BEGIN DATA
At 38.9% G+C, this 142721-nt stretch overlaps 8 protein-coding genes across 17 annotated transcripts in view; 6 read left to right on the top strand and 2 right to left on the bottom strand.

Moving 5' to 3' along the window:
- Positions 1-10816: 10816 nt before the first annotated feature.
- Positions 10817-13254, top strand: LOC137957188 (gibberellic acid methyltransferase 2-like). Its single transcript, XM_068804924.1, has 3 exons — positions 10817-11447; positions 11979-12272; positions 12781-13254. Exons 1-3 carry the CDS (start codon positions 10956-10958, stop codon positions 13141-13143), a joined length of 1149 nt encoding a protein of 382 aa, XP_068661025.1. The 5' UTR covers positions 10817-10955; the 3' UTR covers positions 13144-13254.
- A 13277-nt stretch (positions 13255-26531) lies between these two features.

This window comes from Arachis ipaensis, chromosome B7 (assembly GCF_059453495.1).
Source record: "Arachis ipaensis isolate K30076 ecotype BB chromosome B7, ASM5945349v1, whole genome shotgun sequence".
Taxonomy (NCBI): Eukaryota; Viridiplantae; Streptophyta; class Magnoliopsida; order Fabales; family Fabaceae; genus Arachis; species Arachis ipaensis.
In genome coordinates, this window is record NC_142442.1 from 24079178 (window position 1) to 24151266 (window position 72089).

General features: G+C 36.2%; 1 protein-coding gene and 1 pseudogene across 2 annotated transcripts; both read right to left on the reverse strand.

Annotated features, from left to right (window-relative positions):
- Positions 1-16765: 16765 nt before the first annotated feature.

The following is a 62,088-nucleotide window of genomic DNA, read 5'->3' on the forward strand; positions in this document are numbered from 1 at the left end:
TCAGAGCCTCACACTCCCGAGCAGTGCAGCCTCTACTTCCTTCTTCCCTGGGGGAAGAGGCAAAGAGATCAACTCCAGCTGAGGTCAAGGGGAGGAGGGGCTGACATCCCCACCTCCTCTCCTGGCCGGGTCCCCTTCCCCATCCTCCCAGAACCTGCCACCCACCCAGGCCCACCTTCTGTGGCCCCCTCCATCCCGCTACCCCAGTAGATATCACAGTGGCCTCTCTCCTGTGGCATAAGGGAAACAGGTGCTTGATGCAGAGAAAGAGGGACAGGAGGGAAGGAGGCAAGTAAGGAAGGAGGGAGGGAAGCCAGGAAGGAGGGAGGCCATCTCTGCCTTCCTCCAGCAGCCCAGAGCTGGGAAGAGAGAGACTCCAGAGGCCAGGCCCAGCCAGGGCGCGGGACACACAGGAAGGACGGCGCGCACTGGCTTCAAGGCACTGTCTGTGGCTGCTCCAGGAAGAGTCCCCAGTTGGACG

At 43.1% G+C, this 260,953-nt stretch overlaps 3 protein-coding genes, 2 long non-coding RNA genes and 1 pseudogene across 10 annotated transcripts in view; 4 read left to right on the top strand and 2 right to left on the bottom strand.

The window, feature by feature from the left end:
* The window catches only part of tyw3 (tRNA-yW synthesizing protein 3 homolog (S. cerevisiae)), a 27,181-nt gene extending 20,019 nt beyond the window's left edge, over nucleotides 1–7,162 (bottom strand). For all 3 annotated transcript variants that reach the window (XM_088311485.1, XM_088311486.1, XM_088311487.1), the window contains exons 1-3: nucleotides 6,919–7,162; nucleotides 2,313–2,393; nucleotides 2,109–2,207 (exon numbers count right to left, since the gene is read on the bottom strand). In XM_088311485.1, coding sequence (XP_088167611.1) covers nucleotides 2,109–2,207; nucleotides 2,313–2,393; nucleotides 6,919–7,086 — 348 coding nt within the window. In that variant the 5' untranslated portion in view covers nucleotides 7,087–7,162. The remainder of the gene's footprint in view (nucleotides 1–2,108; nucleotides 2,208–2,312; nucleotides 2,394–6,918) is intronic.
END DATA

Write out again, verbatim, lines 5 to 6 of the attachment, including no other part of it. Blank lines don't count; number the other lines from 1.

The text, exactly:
- A 13277-nt stretch (positions 13255-26531) lies between these two features.

This window comes from Arachis ipaensis, chromosome B7 (assembly GCF_059453495.1).